Over the last 12-24 months, we’ve seen legislatures and stakeholders in the Renal/Medical community place an increased emphasis in both telemedicine and home dialysis. As a result of the global pandemic, change and progress has been thrust upon patients and providers alike.
While the term ‘telemedicine’ sounds like an intimidating buzzword, all it means is an increased sense of safety and flexibility for patients, allowing them to be seen from the comfort of their own homes on a schedule that suits them best. No longer do patients have to worry about transportation to and from the doctor’s office, nor do they have to worry about additional safety measures from the virus. This is imperative for kidney failure patients who see a physician more often than other seniors. But we didn’t get here overnight. Below we will touch on milestones that laid the foundation for the rise of telemedicine for kidney disease patients.
One of the few objective successes of the President Trump era came in 2019 when he signed the Advancing American Kidney Health executive order, paving the way for an overhaul in the treatment process for end-stage renal disease patients. Not only did the President’s order shift resources towards Americans who have CKD and ESRD and how they’ll receive coverage from Medicare or Medicaid, it also paved the way to make access easier for patients to receive organ transplants, telemedicine visits, and home dialysis.
In the United States, most patients receive dialysis for end stage renal disease at a treatment facility, however, across the globe most patients receive their dialysis at home. However, there was a tangible shift in the last 12 months as a result of the pandemic
Home dialysis allowed patients to maintain safe social distancing protocols, while also allowing them to work from home and receive treatment on a schedule that best fits their needs. One of the top dialysis providers in the country reported a 25 percent increase in home dialysis training sessions in 2020 compared to the previous year, signalling that it could be the treatment option of the future.
Telemedicine also improves access to an accurate diagnosis and a treatment plan for kidney disease patients in rural areas. Instead of requiring patients to drive multiple trips to a nearby hub where a provider and an accompanying dialysis treatment facility is located, now patients can schedule an appointment online, travel to a hub once to receive their access, and receive their treatment at home, allowing them to save time and money.
What the Future Holds
Home dialysis was undoubtedly a positive result for kidney disease patients, it wouldn’t be possible without telemedicine becoming more mainstream. By overcoming hurdles like ensuring that patients had access to the right technology, while also ensuring that HIPAA regulations were still being adhered to, there is an entirely new evolution in the way that physicians conduct instructional visits, and how patients receive care and treatment.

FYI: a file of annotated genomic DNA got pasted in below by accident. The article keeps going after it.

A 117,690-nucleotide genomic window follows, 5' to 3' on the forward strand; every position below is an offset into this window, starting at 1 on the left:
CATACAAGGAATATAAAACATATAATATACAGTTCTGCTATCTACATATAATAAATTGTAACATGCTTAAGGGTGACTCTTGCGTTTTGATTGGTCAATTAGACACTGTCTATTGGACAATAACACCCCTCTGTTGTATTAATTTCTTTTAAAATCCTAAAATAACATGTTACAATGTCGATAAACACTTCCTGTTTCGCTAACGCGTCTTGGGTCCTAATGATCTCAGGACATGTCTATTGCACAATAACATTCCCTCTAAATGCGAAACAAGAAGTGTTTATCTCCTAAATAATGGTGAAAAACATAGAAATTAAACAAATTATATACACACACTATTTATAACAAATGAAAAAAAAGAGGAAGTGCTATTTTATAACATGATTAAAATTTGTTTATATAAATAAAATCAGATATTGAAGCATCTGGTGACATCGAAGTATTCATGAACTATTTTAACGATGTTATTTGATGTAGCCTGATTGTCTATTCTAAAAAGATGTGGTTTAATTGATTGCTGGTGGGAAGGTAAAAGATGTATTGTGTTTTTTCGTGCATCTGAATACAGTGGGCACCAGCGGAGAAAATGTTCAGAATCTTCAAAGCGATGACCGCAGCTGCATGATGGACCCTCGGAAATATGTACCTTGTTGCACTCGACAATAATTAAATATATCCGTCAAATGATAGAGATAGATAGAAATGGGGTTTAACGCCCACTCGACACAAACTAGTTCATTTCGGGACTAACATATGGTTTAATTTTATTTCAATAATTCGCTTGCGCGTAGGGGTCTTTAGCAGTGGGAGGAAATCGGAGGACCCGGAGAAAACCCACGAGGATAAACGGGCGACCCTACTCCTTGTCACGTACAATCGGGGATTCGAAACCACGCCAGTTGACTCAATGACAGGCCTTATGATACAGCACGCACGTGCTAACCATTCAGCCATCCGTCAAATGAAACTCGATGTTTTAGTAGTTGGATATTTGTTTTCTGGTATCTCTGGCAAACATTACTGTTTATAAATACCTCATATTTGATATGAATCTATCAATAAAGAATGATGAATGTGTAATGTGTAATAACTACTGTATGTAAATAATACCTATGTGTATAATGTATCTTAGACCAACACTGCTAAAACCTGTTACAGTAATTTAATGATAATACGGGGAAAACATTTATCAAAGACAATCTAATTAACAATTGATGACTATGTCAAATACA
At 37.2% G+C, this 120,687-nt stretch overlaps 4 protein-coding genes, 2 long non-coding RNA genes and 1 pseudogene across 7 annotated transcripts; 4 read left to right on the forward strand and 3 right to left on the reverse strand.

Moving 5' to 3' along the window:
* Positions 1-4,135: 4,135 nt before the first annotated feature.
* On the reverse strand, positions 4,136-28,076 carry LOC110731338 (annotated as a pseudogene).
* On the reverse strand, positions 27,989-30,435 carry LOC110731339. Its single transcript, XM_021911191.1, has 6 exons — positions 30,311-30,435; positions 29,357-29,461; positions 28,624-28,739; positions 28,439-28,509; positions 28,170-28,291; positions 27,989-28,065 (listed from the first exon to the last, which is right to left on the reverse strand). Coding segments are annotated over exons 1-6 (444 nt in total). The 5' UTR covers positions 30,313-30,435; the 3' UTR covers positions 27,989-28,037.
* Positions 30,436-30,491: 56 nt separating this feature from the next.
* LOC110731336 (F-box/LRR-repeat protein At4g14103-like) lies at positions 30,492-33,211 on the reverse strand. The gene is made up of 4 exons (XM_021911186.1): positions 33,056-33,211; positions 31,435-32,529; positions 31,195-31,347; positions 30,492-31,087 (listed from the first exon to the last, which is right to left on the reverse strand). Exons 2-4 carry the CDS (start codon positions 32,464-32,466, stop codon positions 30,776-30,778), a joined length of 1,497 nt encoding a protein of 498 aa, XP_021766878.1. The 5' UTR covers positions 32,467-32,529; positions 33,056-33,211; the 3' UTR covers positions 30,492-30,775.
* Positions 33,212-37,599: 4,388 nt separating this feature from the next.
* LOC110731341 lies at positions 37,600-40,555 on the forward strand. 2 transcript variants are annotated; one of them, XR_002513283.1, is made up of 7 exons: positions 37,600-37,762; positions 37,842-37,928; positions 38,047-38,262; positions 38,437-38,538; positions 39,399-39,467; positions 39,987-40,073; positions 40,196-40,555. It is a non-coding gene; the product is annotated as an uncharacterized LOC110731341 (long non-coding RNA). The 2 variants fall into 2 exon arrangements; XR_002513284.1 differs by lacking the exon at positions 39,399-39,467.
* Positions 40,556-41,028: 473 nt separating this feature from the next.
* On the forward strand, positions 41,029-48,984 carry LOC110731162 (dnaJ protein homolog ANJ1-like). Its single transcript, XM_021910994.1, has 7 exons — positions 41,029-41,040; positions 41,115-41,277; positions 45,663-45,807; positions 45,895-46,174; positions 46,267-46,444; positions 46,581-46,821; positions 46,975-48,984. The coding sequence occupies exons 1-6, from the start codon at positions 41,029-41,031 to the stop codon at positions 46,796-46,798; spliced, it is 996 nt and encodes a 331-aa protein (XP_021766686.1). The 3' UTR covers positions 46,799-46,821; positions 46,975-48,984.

However, there are still obstacles to be overcome if telemedicine is going to be further streamlined into the mainstream of healthcare. For starters, high speed internet access needs to be consistent across the board, otherwise everything else is moot. Additionally, there needs to be somewhat of a regulatory overhaul in the way providers can practice across state lines. With the rise of telemedicine, we’re going to see a correlated rise in patients moving from their homes but still seeking treatment or diagnosis from a provider they are familiar with.
This is true with chronic illnesses such as kidney disease and diabetes, but also for mental illness and general counselling. With that reform, legislators and regulators should also consider the way that providers can prescribe medication via telemedicine and across certain state lines.
Regardless of its improving patient-to-provider dialogue and accessibility, or if it’s allowing one provider to relay previous findings to a specialist for a referral, the potential improvements that nephrology telemedicine has to the quality of life for healthcare patients is limitless. Because we’re only in the first few years of it becoming mainstream, the industry has only scratched the surface on the potential that telemedicine has.
Once insurance companies, regulators, and legislators get on board to make the process easier, experts expect to see telemedicine become the norm in both general practice and for specialists. If you have questions about how to transition to telemedicine or home dialysis, contact your nephrologist and ask them about the possibilities.
Susan Baker is a contributing author on behalf of InsuranceFAQ.net. Susan has been a freelance writer for five years and covers a wide array of topics ranging from Medicare insurance regulations to autoimmune disease health and wellness.